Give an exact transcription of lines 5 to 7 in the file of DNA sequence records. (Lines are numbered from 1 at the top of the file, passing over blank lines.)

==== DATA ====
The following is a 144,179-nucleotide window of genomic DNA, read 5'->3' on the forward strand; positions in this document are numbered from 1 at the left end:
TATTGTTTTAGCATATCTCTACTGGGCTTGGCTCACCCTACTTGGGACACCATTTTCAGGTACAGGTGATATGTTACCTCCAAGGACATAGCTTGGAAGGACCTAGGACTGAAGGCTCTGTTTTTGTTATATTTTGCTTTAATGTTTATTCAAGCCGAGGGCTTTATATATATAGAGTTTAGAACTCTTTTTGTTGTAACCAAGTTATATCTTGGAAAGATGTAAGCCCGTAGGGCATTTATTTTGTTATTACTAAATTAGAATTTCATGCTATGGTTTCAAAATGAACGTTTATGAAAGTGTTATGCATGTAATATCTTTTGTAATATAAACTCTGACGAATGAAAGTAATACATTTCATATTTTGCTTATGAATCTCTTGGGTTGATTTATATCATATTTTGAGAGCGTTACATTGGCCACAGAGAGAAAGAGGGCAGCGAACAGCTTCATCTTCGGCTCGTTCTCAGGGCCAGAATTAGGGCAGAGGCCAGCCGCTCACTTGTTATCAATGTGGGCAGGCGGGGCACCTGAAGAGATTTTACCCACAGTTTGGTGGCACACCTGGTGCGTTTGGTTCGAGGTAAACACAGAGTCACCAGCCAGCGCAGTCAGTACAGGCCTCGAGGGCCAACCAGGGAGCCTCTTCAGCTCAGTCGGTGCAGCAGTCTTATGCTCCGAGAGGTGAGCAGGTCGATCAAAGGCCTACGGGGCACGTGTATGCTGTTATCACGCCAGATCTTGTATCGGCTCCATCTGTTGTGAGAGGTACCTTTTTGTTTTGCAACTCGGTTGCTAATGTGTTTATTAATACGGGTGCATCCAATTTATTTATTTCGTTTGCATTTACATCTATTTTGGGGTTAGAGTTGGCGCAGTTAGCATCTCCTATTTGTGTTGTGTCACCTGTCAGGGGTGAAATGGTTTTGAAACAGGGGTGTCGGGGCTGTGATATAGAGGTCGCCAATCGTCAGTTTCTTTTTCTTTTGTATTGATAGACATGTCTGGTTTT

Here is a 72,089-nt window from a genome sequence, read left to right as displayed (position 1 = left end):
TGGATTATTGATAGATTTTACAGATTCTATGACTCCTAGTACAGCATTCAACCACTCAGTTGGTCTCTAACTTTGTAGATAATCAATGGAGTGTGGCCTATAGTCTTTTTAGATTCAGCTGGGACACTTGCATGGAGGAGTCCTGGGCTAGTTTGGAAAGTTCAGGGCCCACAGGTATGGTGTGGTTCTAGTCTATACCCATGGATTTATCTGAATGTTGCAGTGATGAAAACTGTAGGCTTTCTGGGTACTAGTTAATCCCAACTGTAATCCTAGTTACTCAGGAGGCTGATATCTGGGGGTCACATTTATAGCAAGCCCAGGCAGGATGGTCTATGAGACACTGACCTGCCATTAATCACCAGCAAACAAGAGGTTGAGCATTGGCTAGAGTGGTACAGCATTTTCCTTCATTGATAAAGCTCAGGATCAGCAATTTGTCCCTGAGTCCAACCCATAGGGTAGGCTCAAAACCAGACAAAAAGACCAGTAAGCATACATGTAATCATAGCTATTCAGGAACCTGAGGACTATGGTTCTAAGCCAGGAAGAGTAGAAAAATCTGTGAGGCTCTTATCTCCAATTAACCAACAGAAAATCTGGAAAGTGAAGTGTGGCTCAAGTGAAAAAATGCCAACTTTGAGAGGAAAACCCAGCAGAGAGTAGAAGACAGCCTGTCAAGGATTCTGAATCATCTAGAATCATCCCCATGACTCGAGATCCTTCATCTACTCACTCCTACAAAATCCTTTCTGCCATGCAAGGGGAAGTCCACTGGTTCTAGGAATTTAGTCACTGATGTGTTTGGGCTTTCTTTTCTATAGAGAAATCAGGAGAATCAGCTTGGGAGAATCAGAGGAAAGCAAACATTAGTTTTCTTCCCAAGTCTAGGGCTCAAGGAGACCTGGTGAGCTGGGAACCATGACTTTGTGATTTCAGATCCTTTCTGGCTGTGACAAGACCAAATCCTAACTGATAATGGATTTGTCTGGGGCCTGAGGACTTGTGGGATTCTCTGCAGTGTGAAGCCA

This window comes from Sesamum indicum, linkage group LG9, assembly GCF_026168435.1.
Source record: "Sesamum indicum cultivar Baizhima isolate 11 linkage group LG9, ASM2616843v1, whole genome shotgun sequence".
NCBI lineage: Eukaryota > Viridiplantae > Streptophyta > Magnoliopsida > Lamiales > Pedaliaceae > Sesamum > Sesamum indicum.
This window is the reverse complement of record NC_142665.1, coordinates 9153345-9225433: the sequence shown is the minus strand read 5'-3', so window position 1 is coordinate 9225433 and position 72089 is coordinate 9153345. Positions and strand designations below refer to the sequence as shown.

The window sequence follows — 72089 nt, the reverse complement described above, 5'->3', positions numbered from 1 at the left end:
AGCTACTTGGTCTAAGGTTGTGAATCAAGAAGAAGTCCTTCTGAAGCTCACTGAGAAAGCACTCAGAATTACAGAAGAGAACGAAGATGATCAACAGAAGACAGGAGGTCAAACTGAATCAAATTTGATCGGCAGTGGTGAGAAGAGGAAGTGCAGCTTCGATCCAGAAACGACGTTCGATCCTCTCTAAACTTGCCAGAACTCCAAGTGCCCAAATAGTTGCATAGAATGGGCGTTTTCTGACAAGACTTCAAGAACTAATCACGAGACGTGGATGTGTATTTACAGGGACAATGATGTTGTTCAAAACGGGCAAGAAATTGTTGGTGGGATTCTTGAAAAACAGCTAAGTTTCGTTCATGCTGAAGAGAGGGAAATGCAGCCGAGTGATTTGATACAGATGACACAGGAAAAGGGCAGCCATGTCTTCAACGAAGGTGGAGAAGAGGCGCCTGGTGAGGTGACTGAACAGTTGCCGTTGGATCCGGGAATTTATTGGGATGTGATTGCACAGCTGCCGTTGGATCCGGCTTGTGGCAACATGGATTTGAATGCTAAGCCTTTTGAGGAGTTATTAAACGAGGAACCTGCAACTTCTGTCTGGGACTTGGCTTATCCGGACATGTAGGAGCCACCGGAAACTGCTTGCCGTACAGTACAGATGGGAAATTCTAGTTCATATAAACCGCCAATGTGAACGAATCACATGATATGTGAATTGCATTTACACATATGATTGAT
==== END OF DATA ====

This window comes from Sesamum indicum, linkage group LG9, assembly GCF_026168435.1.
Source record: "Sesamum indicum cultivar Baizhima isolate 11 linkage group LG9, ASM2616843v1, whole genome shotgun sequence".
NCBI lineage: Eukaryota > Viridiplantae > Streptophyta > Magnoliopsida > Lamiales > Pedaliaceae > Sesamum > Sesamum indicum.